From the Garden to the Glass House: An Undiplomatic Look at the United Nations

From the Garden to the Glass House: An Undiplomatic Look at the United Nations

by Abdelkader K Abbadi


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This is a true story of a young boy who lived in a cave with his grand parents in the Atlas Mountains of Morocco and who later finds himself on a path of exciting discovery and learning. Traveling from New York to the mid western city of Lawrence, Kansas, then Fresno and Berkeley in California, he actually witnesses the turbulence on this campus and offers his reflections on the significance of the free speech movement. After he completes his higher education, he travels back east to begin an extraordinary professional career at the United Nations. In the course of his long journey, the young man learns about the values that make America great, and about the inner working of the international organization. Looking at the latter from an intimate angle and refreshing point of view, he reveals what many others have never revealed about the internal life of the world organization. Thanks to his rich international and diplomatic experience of almost fifty years under the roof of the United Nations, Abbadi is able to formulate bold and concrete suggestions on how the world can better be served by this important institution. He lives a purpose, and offers an inspiring message.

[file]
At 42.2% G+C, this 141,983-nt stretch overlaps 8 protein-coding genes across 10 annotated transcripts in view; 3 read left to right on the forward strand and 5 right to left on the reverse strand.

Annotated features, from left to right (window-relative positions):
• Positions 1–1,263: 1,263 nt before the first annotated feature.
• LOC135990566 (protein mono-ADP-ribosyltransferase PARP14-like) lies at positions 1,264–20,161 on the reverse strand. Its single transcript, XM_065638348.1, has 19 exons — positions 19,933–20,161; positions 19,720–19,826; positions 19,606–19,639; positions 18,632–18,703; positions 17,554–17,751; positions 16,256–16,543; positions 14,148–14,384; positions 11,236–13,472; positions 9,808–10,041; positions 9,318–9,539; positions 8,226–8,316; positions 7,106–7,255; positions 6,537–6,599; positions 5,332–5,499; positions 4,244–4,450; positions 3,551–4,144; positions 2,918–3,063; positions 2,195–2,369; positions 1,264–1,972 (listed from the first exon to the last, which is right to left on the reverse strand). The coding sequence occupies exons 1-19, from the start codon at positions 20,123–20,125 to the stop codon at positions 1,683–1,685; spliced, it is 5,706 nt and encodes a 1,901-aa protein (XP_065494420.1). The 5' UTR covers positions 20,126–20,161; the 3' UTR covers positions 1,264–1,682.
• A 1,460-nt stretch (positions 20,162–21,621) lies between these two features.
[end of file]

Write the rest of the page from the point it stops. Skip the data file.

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Product Details

ISBN-13: 9781517500306
Publisher: CreateSpace Publishing
Publication date: 01/18/2016
Pages: 222
Product dimensions: 6.00(w) x 9.00(h) x 0.47(d)

About the Author

Abdelkader Abbadi is a long-time participant in international affairs, working for the thirty years as a staff member at the United Nations Secretariat, and as a journalist for many publications, including Jeune Afrique. At five, he and the other fun-loving boys of his village were told by the French authorities that they must attend school. With an illiterate mother and a father who could barely read but not write, young Kader found school to be a strange activity. His parents supported him fully, and this was the beginning of his education, which culminated twenty-five years later with a Ph.D. in political science from the University of California at Berkeley.
The recipient of a Fulbright Fellowship in 1958, Abbadi is a shining example of the program's mandate to foster international peace and cooperation through education. At the International House at Berkeley and at the headquarters of the United Nations in New York, Abbadi has worked with others from many other countries, always with the goal of world peace. Married to a woman of Dutch descent, Abbadi today speaks four languages at home to his three children and eight grandchildren. At work, as a journalist, international staff and diplomat, he is fluent in French, Arabic, Spanish and English. He has learned how to greet the Secretary General Ban Ki-moon in his native Korean.
Today, Abbadi divides his time between New York City, where he reports on North African affairs and international matters, and Hillsdale, New York where he and his wife raise apples, pears, cherries and quinces in an orchard in the Berkshire Mountains that remind him of the Atlas range at home in Morocco.

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